Only that’s not the case. Akins was arrested for marijuana, for carrying a concealed handgun, for carrying a butterfly (switchblade) knife, for driving with a revoked license, and for outstanding warrants. He was never arrested for filming the police, and the District Court order notes that the Chief of Police advised his officers that Akins had the right to film them in public. Every arrest was for a criminal offense unrelated to filming police and was supported by probable cause.

The District Court order also discusses an invitation-only media training event that Akin tried to RSVP for even though he was not invited. The Court noted, correctly, that the public and the media do not get special access to events, nor do they have the right to insist on filming or recording any event that they want to record. This deals with access, that Akin, a member of the nontraditional media, wanting access to an event for the traditional media, and that was limited to 30 invitees due to space concerns. Akins simply does not have a constitutional right to invite himself to a meeting merely because he wants to film the meeting. The District Court noted:

Akins was not a member of the traditional media, nor does the record show he was an active nontraditional media member at the time. Space was limited. These were content-neutral reasons not to create an exception for Akins to attend the invitation-only event. The media does not enjoy a right of equal access or special First Amendment rights.†

The Eighth Circuit opinion didn’t address any of that. In a per curiam opinion, the appellate opinion focused on the motion for the judge to recuse herself, and affirmed the denial of that motion. The entire comment on the arrests and filming in the opinion was short and sweet:

 

Akins also argues that the district court erred by granting the motions to dismiss and for summary judgment filed by the defendants and by denying his own motion for partial summary judgment. After careful de novo review, we conclude that the district court did not err in its thorough and well reasoned opinions. Accordingly, we affirm.‡

Nowhere did the Eighth Circuit say anything about filming police officers in a public place. But that’s what the headline was, in a story where Akins’s attorney was telling the reporter that he was asking for a rehearing and was considering asking the U.S. Supreme Court to look at the case. It would be much easier to get the Supreme Court to grant certiorari if there was a circuit split—except there’s not one.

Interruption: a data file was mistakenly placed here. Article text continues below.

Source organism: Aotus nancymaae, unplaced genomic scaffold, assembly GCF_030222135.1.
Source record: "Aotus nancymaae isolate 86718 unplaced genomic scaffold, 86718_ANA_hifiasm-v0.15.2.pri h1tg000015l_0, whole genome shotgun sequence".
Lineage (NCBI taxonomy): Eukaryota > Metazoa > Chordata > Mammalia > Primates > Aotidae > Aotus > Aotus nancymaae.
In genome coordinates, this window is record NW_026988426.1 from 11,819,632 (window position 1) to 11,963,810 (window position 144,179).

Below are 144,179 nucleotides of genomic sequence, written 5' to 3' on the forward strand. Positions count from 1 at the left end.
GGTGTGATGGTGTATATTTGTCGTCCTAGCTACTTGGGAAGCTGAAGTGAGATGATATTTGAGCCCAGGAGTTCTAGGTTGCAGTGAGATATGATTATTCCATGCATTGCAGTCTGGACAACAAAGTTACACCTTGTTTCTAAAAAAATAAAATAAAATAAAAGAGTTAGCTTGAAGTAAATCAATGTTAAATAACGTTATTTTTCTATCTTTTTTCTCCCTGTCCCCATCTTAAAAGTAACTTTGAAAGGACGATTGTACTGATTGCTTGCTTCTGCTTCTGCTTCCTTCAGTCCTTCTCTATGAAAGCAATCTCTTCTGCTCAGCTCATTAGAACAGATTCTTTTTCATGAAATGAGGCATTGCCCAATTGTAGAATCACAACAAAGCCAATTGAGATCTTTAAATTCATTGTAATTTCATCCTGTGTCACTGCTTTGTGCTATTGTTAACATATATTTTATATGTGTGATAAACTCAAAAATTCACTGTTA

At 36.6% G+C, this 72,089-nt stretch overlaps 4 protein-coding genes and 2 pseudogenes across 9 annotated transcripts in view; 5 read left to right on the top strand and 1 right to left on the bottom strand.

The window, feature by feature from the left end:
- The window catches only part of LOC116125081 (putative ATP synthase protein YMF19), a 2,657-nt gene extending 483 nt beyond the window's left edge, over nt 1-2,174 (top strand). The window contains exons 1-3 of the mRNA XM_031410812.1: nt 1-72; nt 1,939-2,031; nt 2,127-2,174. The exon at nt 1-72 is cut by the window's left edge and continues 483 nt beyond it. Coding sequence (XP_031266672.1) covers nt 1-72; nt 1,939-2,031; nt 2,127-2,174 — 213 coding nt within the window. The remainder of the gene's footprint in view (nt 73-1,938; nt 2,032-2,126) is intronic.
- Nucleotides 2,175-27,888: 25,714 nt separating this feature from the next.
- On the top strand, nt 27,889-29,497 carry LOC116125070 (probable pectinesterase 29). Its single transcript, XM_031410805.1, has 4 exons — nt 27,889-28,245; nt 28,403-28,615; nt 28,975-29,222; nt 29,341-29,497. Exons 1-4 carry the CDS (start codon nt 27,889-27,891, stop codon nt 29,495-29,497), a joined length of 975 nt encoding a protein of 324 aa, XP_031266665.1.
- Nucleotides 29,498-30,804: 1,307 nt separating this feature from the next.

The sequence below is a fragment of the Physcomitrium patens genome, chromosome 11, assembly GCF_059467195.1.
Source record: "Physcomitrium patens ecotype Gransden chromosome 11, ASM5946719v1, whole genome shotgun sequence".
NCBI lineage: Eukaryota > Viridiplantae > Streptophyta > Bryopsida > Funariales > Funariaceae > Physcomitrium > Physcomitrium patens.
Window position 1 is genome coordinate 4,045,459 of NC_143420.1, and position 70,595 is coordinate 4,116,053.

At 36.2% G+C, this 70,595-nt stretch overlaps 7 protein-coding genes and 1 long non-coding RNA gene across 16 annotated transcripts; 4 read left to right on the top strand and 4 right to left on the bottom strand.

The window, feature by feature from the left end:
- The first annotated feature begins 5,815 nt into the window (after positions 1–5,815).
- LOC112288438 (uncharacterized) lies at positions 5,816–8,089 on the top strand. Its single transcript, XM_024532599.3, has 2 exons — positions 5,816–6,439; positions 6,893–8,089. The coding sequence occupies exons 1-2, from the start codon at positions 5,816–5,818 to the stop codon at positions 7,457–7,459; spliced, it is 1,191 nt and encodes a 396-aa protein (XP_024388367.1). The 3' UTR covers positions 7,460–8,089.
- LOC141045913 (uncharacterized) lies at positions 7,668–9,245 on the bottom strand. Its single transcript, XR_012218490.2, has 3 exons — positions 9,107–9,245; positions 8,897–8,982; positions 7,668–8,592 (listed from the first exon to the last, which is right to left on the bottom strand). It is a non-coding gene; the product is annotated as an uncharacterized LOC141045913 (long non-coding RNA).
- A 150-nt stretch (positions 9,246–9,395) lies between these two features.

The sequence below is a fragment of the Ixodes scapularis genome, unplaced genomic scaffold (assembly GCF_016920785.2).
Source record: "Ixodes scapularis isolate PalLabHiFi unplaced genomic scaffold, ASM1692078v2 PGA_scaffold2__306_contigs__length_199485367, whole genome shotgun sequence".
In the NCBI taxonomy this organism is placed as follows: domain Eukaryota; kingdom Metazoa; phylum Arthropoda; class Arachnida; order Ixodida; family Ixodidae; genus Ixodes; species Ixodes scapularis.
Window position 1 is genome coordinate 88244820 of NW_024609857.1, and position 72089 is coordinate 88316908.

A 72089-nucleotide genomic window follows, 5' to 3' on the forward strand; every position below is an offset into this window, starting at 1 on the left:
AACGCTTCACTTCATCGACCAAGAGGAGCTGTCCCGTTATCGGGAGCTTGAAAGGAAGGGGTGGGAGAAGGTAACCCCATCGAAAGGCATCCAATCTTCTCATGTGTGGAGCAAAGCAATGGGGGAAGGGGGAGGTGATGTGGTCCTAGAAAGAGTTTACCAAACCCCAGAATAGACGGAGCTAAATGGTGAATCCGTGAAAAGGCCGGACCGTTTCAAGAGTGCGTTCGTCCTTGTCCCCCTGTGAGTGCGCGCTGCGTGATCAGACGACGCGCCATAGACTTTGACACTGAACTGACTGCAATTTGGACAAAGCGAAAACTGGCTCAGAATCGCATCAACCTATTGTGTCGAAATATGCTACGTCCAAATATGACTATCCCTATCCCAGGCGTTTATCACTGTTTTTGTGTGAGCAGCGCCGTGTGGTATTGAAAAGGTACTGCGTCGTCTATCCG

Now that it was published by KRCG, every blog in creation has picked up the story and is now screaming that the sky is falling.

It’s not.

You want to know what I find especially gratifying? Over at PoliceOne, some idiot staff member ran with the same story. The cop members overwhelmingly called BS, having taken the time to actually read the opinion. One of them summed it up nicely:

The 8th Cir. NEVER says there is no right to record LEO’s in public. We need to be very careful on this: EVERY federal appeals court in the country to have squarely addressed THAT issue, i.e., filming the police in public, has recognized that right.

You know, if poor dumb cops can read the opinion and get it right, is it too much to ask that a major media outlet do the same? Or at least run it past a lawyer (other than involved counsel)?


UPDATE

I emailed the KRCG News Director, Matt Johnson and asked him for a comment on this article, noting that PoliceOne had issued a correction on their article. He responded:

For your blog we have no comment. I will tell you that after a thorough review by our legal counsel we stand by the facts of the story.

The court opinions stand on their own.


*Akins v. Knight, et al., No. 16-3555 (8th Cir., July 25, 2017) (slip op.); and No. 2:15-CV-04096-NKL (W.D. Mo., Aug. 2, 2016).

†District Court order, at 35.

Akins, slip op. at 6 (internal citations omitted).

Grapevine Police Officer Brian Hintz and Video Activists

Today I watched a minor drama unfold in Grapevine, Texas, at the US Post Office. A young activist in Dallas has been filming various facilities and calling it a “First Amendment Audit” like those done by other activist around the country. I like this guy, he’s non-confrontational for the most part and he also has a good grasp on what the law is in regards to photography in public. One of the articles dealt with an encounter in Westworth Village and how the activists handled themselves compared to how the police handled themselves.  The officer came off poorly there and the activist did well, as was the case in Grapevine, for the most part.

Going through this video, it’s fairly simple to see that the activist knows what he is doing. At about 1:30 in the video, he is approached by a postal employee and questioned. He answers and the employee says “alright” and walks back to the building. Fairly good, so far. Then, at 4:20, the postmaster comes out and tells the activist that he wants the activist to stop taking video because it is making his employees uncomfortable, and the puts the activist “on notice.” That’s laughable, because at this point, the activist has done nothing that is illegal, immoral, or unethical.